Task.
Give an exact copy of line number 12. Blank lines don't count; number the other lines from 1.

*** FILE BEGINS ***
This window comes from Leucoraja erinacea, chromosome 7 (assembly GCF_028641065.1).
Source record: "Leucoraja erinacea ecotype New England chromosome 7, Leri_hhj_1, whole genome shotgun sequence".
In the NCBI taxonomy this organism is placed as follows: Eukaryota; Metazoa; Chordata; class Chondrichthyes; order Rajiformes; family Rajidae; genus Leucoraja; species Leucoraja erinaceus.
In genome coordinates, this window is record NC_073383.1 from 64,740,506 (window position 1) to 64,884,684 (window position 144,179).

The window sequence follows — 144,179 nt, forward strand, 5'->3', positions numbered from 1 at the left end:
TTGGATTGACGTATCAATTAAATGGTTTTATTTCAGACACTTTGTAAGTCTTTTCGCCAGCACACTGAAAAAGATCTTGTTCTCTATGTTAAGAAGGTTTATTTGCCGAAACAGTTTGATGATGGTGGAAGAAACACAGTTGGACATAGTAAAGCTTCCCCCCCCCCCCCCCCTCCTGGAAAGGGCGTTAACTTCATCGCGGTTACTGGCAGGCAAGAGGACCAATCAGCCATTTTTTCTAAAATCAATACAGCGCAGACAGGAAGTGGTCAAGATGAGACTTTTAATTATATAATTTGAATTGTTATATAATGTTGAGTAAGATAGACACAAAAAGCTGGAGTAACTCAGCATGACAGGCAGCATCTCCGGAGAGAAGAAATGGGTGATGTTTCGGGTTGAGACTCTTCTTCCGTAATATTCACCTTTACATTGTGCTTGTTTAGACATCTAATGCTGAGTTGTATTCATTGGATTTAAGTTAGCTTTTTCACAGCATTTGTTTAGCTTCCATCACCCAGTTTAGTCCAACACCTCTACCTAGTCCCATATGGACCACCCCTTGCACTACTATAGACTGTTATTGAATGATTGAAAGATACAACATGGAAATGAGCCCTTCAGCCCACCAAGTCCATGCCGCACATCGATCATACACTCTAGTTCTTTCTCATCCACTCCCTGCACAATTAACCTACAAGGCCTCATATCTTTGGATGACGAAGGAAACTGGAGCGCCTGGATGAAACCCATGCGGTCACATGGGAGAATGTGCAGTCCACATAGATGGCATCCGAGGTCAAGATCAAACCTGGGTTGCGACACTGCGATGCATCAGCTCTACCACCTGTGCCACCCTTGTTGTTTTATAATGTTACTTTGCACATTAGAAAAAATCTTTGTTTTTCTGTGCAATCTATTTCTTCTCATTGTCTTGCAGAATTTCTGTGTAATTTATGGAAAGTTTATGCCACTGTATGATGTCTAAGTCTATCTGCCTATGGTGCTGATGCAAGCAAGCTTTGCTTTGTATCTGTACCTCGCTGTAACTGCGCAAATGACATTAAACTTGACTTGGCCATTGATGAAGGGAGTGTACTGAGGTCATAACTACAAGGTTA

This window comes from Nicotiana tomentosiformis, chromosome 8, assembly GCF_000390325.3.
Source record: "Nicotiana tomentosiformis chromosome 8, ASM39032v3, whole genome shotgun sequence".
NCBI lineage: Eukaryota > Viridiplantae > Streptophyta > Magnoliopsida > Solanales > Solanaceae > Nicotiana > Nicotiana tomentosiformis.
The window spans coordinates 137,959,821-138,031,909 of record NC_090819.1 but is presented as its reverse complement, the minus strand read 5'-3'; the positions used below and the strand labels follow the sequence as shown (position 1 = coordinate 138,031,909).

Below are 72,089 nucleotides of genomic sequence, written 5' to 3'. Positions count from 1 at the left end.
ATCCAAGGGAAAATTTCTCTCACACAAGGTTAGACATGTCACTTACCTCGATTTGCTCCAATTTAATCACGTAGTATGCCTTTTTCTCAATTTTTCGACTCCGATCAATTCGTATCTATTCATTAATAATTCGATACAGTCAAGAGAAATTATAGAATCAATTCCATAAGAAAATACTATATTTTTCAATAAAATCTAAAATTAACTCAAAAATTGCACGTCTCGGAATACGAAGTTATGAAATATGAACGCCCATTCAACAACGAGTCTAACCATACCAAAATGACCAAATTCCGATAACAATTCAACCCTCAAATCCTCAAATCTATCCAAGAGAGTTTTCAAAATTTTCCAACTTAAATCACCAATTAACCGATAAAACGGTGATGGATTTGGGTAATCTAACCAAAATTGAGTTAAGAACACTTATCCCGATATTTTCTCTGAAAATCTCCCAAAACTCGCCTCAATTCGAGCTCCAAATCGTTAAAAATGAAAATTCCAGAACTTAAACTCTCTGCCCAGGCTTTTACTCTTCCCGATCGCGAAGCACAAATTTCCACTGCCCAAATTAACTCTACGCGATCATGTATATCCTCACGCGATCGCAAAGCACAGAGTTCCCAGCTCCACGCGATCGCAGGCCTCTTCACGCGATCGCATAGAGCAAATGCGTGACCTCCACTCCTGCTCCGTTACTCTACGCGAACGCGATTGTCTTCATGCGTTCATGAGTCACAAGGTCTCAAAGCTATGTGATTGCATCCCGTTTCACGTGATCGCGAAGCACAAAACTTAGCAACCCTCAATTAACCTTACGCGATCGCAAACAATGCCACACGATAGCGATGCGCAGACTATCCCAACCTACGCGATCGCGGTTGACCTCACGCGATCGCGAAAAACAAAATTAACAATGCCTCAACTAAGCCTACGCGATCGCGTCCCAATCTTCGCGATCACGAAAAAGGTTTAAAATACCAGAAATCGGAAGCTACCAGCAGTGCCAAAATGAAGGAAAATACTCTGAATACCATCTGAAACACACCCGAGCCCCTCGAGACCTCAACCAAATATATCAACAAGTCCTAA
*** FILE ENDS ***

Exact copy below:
ATCCAAGGGAAAATTTCTCTCACACAAGGTTAGACATGTCACTTACCTCGATTTGCTCCAATTTAATCACGTAGTATGCCTTTTTCTCAATTTTTCGACTCCGATCAATTCGTATCTATTCATTAATAATTCGATACAGTCAAGAGAAATTATAGAATCAATTCCATAAGAAAATACTATATTTTTCAATAAAATCTAAAATTAACTCAAAAATTGCACGTCTCGGAATACGAAGTTATGAAATATGAACGCCCATTCAACAACGAGTCTAACCATACCAAAATGACCAAATTCCGATAACAATTCAACCCTCAAATCCTCAAATCTATCCAAGAGAGTTTTCAAAATTTTCCAACTTAAATCACCAATTAACCGATAAAACGGTGATGGATTTGGGTAATCTAACCAAAATTGAGTTAAGAACACTTATCCCGATATTTTCTCTGAAAATCTCCCAAAACTCGCCTCAATTCGAGCTCCAAATCGTTAAAAATGAAAATTCCAGAACTTAAACTCTCTGCCCAGGCTTTTACTCTTCCCGATCGCGAAGCACAAATTTCCACTGCCCAAATTAACTCTACGCGATCATGTATATCCTCACGCGATCGCAAAGCACAGAGTTCCCAGCTCCACGCGATCGCAGGCCTCTTCACGCGATCGCATAGAGCAAATGCGTGACCTCCACTCCTGCTCCGTTACTCTACGCGAACGCGATTGTCTTCATGCGTTCATGAGTCACAAGGTCTCAAAGCTATGTGATTGCATCCCGTTTCACGTGATCGCGAAGCACAAAACTTAGCAACCCTCAATTAACCTTACGCGATCGCAAACAATGCCACACGATAGCGATGCGCAGACTATCCCAACCTACGCGATCGCGGTTGACCTCACGCGATCGCGAAAAACAAAATTAACAATGCCTCAACTAAGCCTACGCGATCGCGTCCCAATCTTCGCGATCACGAAAAAGGTTTAAAATACCAGAAATCGGAAGCTACCAGCAGTGCCAAAATGAAGGAAAATACTCTGAATACCATCTGAAACACACCCGAGCCCCTCGAGACCTCAACCAAATATATCAACAAGTCCTAA